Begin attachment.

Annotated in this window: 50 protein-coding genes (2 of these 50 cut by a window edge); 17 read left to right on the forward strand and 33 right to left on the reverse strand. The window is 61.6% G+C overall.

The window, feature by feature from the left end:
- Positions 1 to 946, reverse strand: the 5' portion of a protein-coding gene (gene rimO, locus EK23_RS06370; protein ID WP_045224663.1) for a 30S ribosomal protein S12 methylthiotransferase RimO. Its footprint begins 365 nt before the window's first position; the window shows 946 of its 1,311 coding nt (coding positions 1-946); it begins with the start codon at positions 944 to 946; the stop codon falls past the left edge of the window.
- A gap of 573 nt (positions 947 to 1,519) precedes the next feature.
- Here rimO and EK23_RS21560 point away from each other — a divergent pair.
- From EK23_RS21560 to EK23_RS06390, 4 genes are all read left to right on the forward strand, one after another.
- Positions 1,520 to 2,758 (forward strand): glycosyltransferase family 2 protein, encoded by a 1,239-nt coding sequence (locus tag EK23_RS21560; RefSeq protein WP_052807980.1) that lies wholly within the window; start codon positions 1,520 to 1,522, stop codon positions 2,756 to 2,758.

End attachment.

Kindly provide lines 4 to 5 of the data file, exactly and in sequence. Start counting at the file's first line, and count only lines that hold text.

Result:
- A gap of 573 nt (positions 947 to 1,519) precedes the next feature.
- Here rimO and EK23_RS21560 point away from each other — a divergent pair.